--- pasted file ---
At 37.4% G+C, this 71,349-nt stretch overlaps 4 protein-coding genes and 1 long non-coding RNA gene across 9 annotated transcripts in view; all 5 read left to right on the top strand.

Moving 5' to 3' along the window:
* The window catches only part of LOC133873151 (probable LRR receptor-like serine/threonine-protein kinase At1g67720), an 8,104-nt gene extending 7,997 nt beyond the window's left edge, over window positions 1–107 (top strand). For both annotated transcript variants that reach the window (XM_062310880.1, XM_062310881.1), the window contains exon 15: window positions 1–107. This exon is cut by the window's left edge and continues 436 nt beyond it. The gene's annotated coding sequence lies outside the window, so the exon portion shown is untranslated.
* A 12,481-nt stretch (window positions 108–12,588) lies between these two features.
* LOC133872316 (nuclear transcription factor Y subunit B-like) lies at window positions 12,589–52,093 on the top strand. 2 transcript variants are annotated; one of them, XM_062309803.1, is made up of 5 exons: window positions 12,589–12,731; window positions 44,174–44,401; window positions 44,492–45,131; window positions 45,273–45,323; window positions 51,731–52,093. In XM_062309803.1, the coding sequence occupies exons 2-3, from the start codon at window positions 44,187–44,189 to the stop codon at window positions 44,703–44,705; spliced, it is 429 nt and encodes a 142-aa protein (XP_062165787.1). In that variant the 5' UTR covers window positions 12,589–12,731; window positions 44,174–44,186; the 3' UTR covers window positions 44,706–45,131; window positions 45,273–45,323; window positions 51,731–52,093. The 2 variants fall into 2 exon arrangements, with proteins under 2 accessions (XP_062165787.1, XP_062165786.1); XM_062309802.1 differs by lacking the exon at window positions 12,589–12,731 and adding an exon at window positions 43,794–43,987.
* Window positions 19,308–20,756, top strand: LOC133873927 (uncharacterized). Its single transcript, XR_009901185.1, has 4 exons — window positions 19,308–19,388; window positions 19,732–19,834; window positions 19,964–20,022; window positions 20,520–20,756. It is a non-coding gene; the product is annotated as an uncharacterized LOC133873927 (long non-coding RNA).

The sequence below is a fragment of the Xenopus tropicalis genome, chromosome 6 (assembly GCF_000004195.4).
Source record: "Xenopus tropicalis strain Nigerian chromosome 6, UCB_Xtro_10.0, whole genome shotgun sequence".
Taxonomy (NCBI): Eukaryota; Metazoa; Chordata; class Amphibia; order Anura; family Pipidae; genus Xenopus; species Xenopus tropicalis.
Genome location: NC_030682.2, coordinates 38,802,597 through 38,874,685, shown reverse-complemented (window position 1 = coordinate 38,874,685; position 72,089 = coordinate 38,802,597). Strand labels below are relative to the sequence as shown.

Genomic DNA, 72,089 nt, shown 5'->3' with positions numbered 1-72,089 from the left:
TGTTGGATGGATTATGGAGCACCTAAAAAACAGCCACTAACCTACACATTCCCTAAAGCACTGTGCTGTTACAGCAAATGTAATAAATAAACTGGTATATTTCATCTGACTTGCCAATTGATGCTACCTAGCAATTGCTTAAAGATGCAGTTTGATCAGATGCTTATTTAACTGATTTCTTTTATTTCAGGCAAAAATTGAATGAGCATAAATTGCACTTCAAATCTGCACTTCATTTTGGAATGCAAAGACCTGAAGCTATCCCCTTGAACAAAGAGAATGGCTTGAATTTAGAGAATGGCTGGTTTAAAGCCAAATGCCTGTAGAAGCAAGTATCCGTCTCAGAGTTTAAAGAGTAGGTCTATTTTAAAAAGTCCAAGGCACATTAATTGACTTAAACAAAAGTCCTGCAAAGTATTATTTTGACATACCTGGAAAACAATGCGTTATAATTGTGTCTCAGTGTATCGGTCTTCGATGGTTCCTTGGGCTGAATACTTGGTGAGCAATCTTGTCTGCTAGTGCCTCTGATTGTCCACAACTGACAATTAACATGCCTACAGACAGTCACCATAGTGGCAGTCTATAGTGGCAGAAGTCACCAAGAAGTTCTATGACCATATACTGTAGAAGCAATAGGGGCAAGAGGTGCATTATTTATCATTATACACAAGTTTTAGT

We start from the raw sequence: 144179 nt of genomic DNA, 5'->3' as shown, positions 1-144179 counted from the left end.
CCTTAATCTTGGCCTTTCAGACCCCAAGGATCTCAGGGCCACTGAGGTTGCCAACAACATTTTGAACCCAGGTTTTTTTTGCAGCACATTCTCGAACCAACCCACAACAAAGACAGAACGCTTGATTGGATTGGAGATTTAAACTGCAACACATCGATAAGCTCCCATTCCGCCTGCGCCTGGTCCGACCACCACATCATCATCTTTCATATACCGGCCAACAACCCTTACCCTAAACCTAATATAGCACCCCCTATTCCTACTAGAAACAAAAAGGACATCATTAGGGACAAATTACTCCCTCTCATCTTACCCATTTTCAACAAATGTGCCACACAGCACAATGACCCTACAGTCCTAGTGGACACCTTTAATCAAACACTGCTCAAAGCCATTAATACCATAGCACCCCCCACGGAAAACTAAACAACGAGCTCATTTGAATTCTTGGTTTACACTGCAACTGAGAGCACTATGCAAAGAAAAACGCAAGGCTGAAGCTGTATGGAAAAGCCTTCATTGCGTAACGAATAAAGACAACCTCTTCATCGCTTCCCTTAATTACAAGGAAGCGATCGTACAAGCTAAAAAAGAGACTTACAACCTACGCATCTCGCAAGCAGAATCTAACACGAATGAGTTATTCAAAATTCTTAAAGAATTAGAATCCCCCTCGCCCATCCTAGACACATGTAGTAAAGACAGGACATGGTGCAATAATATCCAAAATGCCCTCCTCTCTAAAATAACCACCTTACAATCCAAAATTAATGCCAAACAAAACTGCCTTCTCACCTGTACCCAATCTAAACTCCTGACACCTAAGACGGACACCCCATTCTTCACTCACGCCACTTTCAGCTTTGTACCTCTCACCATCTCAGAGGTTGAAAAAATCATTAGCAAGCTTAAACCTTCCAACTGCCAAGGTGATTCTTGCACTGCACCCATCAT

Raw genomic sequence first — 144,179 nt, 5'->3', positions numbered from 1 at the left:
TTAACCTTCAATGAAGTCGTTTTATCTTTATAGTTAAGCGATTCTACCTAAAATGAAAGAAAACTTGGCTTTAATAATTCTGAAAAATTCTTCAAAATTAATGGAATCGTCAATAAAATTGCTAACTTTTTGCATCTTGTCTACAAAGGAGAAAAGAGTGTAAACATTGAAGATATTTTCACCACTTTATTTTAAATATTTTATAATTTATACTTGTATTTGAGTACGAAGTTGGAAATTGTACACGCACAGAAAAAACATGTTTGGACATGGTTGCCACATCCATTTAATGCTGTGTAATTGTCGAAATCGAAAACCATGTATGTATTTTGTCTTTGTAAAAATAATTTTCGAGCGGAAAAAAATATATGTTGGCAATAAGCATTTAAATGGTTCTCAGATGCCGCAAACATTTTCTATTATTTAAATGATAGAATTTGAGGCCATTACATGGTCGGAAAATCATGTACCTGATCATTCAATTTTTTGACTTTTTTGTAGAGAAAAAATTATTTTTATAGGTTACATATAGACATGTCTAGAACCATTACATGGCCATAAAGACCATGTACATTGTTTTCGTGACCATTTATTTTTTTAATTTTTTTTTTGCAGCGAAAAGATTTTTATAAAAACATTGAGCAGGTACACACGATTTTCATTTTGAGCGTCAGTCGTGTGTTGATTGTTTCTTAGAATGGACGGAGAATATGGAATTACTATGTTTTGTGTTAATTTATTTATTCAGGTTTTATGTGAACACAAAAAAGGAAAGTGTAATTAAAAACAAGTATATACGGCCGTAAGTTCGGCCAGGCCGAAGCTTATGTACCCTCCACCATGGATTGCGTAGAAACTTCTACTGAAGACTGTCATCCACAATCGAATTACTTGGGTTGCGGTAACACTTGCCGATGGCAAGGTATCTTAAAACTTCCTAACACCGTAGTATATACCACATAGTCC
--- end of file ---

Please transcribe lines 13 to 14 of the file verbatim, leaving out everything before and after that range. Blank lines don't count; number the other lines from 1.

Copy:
We start from the raw sequence: 144179 nt of genomic DNA, 5'->3' as shown, positions 1-144179 counted from the left end.
CCTTAATCTTGGCCTTTCAGACCCCAAGGATCTCAGGGCCACTGAGGTTGCCAACAACATTTTGAACCCAGGTTTTTTTTGCAGCACATTCTCGAACCAACCCACAACAAAGACAGAACGCTTGATTGGATTGGAGATTTAAACTGCAACACATCGATAAGCTCCCATTCCGCCTGCGCCTGGTCCGACCACCACATCATCATCTTTCATATACCGGCCAACAACCCTTACCCTAAACCTAATATAGCACCCCCTATTCCTACTAGAAACAAAAAGGACATCATTAGGGACAAATTACTCCCTCTCATCTTACCCATTTTCAACAAATGTGCCACACAGCACAATGACCCTACAGTCCTAGTGGACACCTTTAATCAAACACTGCTCAAAGCCATTAATACCATAGCACCCCCCACGGAAAACTAAACAACGAGCTCATTTGAATTCTTGGTTTACACTGCAACTGAGAGCACTATGCAAAGAAAAACGCAAGGCTGAAGCTGTATGGAAAAGCCTTCATTGCGTAACGAATAAAGACAACCTCTTCATCGCTTCCCTTAATTACAAGGAAGCGATCGTACAAGCTAAAAAAGAGACTTACAACCTACGCATCTCGCAAGCAGAATCTAACACGAATGAGTTATTCAAAATTCTTAAAGAATTAGAATCCCCCTCGCCCATCCTAGACACATGTAGTAAAGACAGGACATGGTGCAATAATATCCAAAATGCCCTCCTCTCTAAAATAACCACCTTACAATCCAAAATTAATGCCAAACAAAACTGCCTTCTCACCTGTACCCAATCTAAACTCCTGACACCTAAGACGGACACCCCATTCTTCACTCACGCCACTTTCAGCTTTGTACCTCTCACCATCTCAGAGGTTGAAAAAATCATTAGCAAGCTTAAACCTTCCAACTGCCAAGGTGATTCTTGCACTGCACCCATCAT